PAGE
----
Wicomico Council Approves Budget

SALISBURY, MD – By a 5-2 vote, the Wicomico County Council approved the FY 2013 operating budget.  Council president Joe Holloway and councilwoman Sheree Sample-Hughes were the two dissenting votes.

As part of adopting the FY 2013 budget, council also increased the county’s real property tax rate 9.28% to $0.8404.  The personal property tax rate, which businesses pay on equipment, fixtures and inventory was increased to $2.101.  The tax hikes passed by a 6-1 vote, with Joe Holloway being the only dissenting vote.  Councilwoman Gail Bartkovich blamed recent action by the state legislature for forcing the council to adopt a property tax rate hike of this size.  Sample-Hughes argued that Annapolis’ action was necessitated by council’s previous refusal to raise taxes to pay for needed education and infrastructure expenditures.

While Holloway and Sample-Hughes seldom agree, both cited the revenue estimates provided by County Executive Rick Pollitt as their primary reason for voting against the budget.  Both questioned the accuracy of Pollitt’s revenue projections given the “finding” of additional income tax revenue to pay for the county’s share of the teacher pension shift and the approximately $600,000 in new spending the council adopted last Wednesday.  Sources within Pollitt’s administration indicate that council was not given an accurate revenue projection for FY 2013 and that other revenues were available but the amounts hidden from council and the public.  During public comment Pollitt argued that one reason the county had successfully weathered the recent economic downturn was by conservatively projecting revenues.

The council members supporting the budget cited restoring county furloughs and further increasing the wages of county employees as a motivating factor in their support.  Councilman Bob Culver noted that the county’s employee’s had “given up a lot” during the last three years.

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Comments

  1. Anonymous says:

    You simply cannot write a news article about Pollitt that doesn’t include some kind of conspiracy theory. You make some significant charges that he “hid revenue from the council and the public.” I think you should have something more concrete than anonymous sources before printing such dribble. As usual, your bias shows and thus your entire article (if it’s supposed to be news) is called into question.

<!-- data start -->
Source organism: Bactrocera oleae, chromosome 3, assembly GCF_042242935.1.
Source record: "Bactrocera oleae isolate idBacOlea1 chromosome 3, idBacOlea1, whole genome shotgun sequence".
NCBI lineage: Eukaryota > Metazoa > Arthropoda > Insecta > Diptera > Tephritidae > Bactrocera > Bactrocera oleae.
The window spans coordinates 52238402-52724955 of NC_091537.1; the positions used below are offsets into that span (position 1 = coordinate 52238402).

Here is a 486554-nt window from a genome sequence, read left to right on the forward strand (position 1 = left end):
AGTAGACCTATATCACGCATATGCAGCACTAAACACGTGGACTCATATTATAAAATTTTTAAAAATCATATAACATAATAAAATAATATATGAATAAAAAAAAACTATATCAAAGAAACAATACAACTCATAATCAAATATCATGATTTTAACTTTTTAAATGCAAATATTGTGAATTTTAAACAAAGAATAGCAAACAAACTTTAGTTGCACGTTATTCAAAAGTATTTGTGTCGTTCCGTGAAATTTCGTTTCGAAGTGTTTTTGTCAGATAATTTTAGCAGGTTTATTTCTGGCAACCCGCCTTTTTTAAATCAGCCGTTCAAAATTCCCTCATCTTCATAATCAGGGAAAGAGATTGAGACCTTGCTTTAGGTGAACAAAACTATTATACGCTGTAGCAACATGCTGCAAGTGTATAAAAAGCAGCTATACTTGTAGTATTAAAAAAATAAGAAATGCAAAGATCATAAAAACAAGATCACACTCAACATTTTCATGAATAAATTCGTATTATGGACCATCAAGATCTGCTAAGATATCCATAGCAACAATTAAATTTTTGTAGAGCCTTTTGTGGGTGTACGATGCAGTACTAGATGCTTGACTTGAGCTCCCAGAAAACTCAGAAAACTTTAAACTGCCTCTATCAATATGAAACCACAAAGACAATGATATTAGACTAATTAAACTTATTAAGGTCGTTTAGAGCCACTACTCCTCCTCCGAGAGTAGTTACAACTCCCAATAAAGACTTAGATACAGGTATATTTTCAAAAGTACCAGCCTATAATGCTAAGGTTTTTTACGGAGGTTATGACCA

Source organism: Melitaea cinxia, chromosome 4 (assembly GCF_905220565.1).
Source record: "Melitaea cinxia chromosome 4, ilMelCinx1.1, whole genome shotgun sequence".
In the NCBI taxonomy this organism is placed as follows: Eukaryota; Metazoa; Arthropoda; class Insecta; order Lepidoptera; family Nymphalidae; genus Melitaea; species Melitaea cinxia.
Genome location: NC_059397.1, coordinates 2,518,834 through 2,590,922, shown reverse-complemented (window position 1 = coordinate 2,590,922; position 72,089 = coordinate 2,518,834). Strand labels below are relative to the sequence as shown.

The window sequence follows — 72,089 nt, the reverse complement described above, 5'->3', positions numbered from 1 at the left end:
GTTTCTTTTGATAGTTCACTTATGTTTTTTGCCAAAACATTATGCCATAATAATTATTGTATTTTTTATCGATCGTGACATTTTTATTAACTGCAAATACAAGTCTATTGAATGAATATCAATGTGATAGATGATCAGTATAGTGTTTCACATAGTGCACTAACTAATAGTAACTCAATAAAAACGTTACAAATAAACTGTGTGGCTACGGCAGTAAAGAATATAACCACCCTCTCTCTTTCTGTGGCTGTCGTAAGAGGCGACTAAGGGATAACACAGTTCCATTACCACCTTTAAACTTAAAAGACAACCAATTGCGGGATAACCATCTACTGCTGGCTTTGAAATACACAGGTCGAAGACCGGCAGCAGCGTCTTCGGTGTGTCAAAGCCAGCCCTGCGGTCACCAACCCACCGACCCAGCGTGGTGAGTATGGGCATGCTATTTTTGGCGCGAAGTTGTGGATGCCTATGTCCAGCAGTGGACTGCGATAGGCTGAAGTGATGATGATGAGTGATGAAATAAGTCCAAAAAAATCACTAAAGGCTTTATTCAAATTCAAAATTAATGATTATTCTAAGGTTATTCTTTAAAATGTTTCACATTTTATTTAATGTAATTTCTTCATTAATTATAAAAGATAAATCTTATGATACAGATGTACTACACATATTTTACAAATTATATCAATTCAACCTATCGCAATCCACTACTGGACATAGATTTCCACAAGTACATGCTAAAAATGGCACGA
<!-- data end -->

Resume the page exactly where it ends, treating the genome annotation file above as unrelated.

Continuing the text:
• G. A. Harrison says:

      Sorry Junior. Recordation tax projections were deliberately under-reported. Ditto for income tax. The tax hike in the special session did not change the state’s projection of Wicomico’s income tax revenues. Yet, Pollitt found approximately $1.25 million in income tax revenue when he needed to offset the teacher pension shift and then give council some money to play with.

      You may not like anonymous sources. I don’t either. The problem is, you can’t expect these folks to give up their jobs just for doing the right thing.

      Want to get Anonymously pissed off again? Check out this piece.

      • Anonymous says:

        First of all, don’t call me junior. I’m old enough to be your mother. Second, conservative reporting, deliberately under reporting – it’s all semantics and you can apply whatever spin you choose. My point is that you always choose to look for dishonest intent, rather than an equally plausible explanation of a difference of political opinion. And I’m not anonymously p’d off (my mother taught me not to use such language)about your next article. I find it much less offensive than your last several. I don’t agree with your assessment, but at least you aren’t pushing your fearmongering conspiracies.

        • G. A. Harrison says:

          Again, what “fearmongering conspiracies”? There is no question that revenues were deliberately under-reported. You may disagree as to the motive behind doing so. You would have had a valid point had the Pollitt administration not turned right around and added revenues when he needed to. Rick’s “conservative approach” went right out the window as soon as it suited.

          You can’t have it both ways.

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